Note: This review was updated on 24th January 2016 to cover the latest release (3.3) at the time of writing.
There are many unofficial Android Lottery apps on the Google Play Store, but you might be surprised to learn that the official UK lottery Android app isn't actually on the Play Store at all! This is particularly strange considering that Apple's iTunes store does indeed carry the official app (bemusingly stating that you have to be at least 17 years old to download it, despite the minimum age for playing the Lotto being 16).
It turns out that the download page for the app only has an Android button link instead of a Play Store button link. This is because the convoluted installation instructions are for an APK file that you have to manually download and sideload onto your Android device. Note that the instructions page highly dubiously sniffs your browser agent string and will not present a download button if it thinks you're not on Android (I fake my agent string on Android Firefox using the Phony extension to get desktop versions of sites on my tablet, so I had to revert it temporarily).
Bizarrely, the downloadable APK for the app is actually from an Amazon Web Services URL rather than from somewhere on the official site. Anyway, I eventually sideloaded it and it seemed to only require internet access for its permissions, which is actually a tick in the plus column.
It should be noted that it's likely that Google's "we want a 30% cut of in-app purchases" is the reason that the app isn't on the Play Store, though Camelot are claiming it's because Google don't allow any "real money lottery apps" on the Play Store. It still makes for a jarring app-discovery and installation experience - so much so that I wouldn't be surprised if most people didn't even know there was an official app!
Unbelievably, the app starts up in portrait mode and will not rotate to landscape mode, even though most tablet users view apps in landscape mode. This is lazy programming in the extreme - not everyone with Android is using a phone (I find the tablet experience far superior because of the large screen, particularly if you have to actually type in an app - onscreen keyboards on phones are horrendous).
As is needlessly the case with far too many Android apps nowadays, if you don't have Internet access enabled when you start the app, it will display a message informing you of that and will not continue onto the rest of the app. Early versions of the app just ended there, but later releases now at least have a "try again" button (suggested by me in an earlier version of this review - maybe the authors have read this page!).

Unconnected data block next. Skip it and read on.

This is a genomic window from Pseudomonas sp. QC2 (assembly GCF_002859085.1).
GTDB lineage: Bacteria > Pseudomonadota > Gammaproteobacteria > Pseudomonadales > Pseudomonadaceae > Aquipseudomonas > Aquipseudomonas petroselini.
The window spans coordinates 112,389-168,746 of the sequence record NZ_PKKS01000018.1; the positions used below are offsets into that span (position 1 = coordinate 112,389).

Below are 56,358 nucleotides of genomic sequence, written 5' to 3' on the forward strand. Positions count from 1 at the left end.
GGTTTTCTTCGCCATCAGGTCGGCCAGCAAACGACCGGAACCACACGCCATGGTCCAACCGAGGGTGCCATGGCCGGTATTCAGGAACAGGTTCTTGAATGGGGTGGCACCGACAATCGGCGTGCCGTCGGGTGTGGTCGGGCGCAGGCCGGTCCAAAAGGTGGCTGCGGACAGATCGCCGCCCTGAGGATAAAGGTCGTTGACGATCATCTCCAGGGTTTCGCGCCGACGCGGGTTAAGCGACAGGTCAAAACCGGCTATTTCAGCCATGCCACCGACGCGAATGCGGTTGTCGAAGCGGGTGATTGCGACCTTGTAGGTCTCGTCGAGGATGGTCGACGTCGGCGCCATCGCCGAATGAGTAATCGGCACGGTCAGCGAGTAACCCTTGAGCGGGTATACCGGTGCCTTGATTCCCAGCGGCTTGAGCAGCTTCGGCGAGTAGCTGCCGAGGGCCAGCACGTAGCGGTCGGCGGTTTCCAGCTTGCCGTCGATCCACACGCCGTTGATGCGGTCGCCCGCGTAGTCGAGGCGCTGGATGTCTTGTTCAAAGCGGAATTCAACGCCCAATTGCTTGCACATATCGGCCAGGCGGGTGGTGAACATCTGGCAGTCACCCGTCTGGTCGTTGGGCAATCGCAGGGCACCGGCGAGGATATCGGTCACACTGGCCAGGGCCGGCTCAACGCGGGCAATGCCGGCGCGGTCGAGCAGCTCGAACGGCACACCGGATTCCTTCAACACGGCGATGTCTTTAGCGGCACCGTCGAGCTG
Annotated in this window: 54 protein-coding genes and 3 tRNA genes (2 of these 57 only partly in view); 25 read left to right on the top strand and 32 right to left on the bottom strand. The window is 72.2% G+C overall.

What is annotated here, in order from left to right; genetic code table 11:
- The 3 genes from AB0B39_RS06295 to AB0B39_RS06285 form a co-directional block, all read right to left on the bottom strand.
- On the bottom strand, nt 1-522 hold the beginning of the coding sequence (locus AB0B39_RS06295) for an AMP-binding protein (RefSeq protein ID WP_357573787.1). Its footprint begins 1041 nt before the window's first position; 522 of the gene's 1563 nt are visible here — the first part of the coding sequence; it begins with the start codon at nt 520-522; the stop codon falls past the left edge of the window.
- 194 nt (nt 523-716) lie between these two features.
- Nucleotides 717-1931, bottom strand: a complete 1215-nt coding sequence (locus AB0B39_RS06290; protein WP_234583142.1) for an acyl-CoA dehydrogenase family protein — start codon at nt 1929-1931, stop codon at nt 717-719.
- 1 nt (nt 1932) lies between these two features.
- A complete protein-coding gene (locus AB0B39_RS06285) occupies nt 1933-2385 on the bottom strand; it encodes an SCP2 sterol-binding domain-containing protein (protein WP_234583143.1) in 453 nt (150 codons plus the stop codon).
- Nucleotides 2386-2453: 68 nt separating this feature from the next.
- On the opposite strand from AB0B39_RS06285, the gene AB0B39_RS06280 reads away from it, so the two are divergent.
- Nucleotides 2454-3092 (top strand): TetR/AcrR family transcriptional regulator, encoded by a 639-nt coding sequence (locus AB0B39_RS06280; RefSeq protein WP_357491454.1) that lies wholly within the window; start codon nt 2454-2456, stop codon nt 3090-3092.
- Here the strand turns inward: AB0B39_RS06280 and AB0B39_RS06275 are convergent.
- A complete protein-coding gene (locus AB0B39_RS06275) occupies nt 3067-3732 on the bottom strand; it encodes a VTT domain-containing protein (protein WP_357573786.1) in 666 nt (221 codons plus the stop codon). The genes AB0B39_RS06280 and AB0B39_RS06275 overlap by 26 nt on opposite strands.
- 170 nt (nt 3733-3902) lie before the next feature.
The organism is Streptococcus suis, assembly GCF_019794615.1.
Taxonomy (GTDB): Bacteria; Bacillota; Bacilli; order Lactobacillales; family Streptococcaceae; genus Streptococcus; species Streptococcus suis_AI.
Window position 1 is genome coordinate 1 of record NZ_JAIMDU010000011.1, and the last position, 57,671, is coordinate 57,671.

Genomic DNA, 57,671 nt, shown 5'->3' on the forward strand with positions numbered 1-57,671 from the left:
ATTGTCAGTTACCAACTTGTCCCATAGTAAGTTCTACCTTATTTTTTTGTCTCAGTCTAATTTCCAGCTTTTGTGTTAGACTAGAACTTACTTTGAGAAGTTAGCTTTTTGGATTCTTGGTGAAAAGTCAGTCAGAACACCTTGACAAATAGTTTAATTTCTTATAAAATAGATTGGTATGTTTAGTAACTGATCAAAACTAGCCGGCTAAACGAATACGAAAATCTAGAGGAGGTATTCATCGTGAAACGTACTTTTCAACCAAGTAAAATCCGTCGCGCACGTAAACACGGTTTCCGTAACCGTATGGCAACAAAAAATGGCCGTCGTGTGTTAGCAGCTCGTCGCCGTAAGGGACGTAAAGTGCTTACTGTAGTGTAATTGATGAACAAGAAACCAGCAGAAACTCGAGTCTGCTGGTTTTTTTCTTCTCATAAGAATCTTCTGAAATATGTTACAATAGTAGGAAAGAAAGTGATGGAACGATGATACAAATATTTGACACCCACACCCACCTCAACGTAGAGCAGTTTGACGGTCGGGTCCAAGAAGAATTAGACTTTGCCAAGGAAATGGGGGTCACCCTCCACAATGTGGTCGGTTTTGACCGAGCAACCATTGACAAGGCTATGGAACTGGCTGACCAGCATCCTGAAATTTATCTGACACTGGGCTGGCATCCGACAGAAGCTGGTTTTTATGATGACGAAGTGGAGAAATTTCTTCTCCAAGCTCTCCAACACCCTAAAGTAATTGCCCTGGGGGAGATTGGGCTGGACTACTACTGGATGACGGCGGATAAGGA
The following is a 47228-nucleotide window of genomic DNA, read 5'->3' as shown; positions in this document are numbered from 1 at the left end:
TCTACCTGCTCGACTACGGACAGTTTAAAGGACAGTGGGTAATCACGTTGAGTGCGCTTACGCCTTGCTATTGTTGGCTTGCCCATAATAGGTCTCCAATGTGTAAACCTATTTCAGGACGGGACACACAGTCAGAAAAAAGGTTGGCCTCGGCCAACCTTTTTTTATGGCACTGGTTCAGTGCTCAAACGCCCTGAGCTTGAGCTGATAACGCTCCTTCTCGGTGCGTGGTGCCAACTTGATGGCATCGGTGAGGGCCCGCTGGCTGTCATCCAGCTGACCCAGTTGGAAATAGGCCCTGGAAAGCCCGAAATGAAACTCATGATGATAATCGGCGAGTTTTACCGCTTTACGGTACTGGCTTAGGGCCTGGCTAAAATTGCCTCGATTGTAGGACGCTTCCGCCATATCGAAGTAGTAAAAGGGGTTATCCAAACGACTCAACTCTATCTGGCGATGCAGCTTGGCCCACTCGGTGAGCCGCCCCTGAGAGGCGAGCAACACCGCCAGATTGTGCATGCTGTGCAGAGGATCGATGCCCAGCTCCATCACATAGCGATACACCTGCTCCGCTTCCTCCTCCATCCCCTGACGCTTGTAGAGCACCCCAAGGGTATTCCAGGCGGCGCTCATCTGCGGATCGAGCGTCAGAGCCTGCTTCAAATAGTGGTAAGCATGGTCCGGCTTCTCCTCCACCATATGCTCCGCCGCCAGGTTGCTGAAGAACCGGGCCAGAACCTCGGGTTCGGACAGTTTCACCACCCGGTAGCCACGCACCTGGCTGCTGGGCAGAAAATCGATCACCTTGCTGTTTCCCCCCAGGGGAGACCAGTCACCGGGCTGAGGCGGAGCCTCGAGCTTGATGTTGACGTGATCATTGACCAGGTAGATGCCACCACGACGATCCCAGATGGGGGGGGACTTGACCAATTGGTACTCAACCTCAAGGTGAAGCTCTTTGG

Quite why the app can't cache all the info it would normally download during startup is anyone's guess. Yes, if too many days had gone by (e.g. another draw had taken place since the caching), then warn the user the info is out of date (perhaps with a Refresh button), but to outright block the app without a Net connection is frankly appalling.
Apparently, if you're running an old version of the app, it will detect this and refuse to run until you update it (which if you remember from earlier is a non-trivial task). This isn't good really and not standard behaviour from the vast majority of Android apps. Talking of versions, the Android one is currently version 3.3 as I write this, whereas the iOS one is version 3.4 (and a month newer), ho hum.
It's not all doom and gloom - the latest version of the app now actually lets you "properly" login (rather than a horribly "faked" fullscreen HTML view of the mobile version of the official lottery site that older versions had). You still can't play after 11.00pm though - quite why Camelot doesn't sell online tickets for 9 out of every 24 hours is utterly beyond me. I'm still not so sure about what level of encryption the app uses for the login and ticket purchases though - at least we can view the secure certificate info on the official Web site, unlike in this app.
This is a difficult to find/install app with some lazy coding (no landscape mode, latest version checking and insistence on an active Internet connection) that really should never have got past User Acceptance Testing, if any UAT was actually done in the first place. A quite unacceptable official app and I'd give it 1 star on Google Play if it was actually on there! It offers absolutely nothing that the official Web site can't do and actually has more limitations than viewing the official Web site on your Android device.